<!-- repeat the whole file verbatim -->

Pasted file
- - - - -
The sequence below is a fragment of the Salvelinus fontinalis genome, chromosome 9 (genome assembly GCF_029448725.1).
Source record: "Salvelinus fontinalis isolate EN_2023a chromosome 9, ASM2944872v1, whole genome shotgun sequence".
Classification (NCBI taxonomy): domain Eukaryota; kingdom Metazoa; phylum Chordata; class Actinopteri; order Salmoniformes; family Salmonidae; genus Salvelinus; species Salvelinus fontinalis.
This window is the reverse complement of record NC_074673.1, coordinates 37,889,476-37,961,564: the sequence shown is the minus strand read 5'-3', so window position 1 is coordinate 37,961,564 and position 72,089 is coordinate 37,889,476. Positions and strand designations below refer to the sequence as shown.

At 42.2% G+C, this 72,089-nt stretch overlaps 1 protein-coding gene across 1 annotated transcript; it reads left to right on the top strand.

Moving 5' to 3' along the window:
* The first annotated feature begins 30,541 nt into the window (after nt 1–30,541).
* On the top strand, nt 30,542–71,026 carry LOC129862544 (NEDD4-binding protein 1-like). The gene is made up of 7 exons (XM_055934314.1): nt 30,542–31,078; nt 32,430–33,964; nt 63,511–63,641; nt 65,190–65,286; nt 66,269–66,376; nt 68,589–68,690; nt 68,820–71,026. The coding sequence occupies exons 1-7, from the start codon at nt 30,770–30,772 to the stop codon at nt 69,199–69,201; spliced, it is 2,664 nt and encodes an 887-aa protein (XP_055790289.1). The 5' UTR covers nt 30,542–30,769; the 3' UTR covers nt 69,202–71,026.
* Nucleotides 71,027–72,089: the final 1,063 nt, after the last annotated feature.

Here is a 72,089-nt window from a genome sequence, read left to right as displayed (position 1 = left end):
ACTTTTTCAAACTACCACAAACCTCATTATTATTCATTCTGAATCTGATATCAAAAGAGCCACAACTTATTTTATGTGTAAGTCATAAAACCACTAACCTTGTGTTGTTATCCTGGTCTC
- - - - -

The sequence below is a fragment of the Salvelinus fontinalis genome, chromosome 9 (genome assembly GCF_029448725.1).
Source record: "Salvelinus fontinalis isolate EN_2023a chromosome 9, ASM2944872v1, whole genome shotgun sequence".
Classification (NCBI taxonomy): domain Eukaryota; kingdom Metazoa; phylum Chordata; class Actinopteri; order Salmoniformes; family Salmonidae; genus Salvelinus; species Salvelinus fontinalis.
This window is the reverse complement of record NC_074673.1, coordinates 37,889,476-37,961,564: the sequence shown is the minus strand read 5'-3', so window position 1 is coordinate 37,961,564 and position 72,089 is coordinate 37,889,476. Positions and strand designations below refer to the sequence as shown.

At 42.2% G+C, this 72,089-nt stretch overlaps 1 protein-coding gene across 1 annotated transcript; it reads left to right on the top strand.

Moving 5' to 3' along the window:
* The first annotated feature begins 30,541 nt into the window (after nt 1–30,541).
* On the top strand, nt 30,542–71,026 carry LOC129862544 (NEDD4-binding protein 1-like). The gene is made up of 7 exons (XM_055934314.1): nt 30,542–31,078; nt 32,430–33,964; nt 63,511–63,641; nt 65,190–65,286; nt 66,269–66,376; nt 68,589–68,690; nt 68,820–71,026. The coding sequence occupies exons 1-7, from the start codon at nt 30,770–30,772 to the stop codon at nt 69,199–69,201; spliced, it is 2,664 nt and encodes an 887-aa protein (XP_055790289.1). The 5' UTR covers nt 30,542–30,769; the 3' UTR covers nt 69,202–71,026.
* Nucleotides 71,027–72,089: the final 1,063 nt, after the last annotated feature.

Here is a 72,089-nt window from a genome sequence, read left to right as displayed (position 1 = left end):
ACTTTTTCAAACTACCACAAACCTCATTATTATTCATTCTGAATCTGATATCAAAAGAGCCACAACTTATTTTATGTGTAAGTCATAAAACCACTAACCTTGTGTTGTTATCCTGGTCTC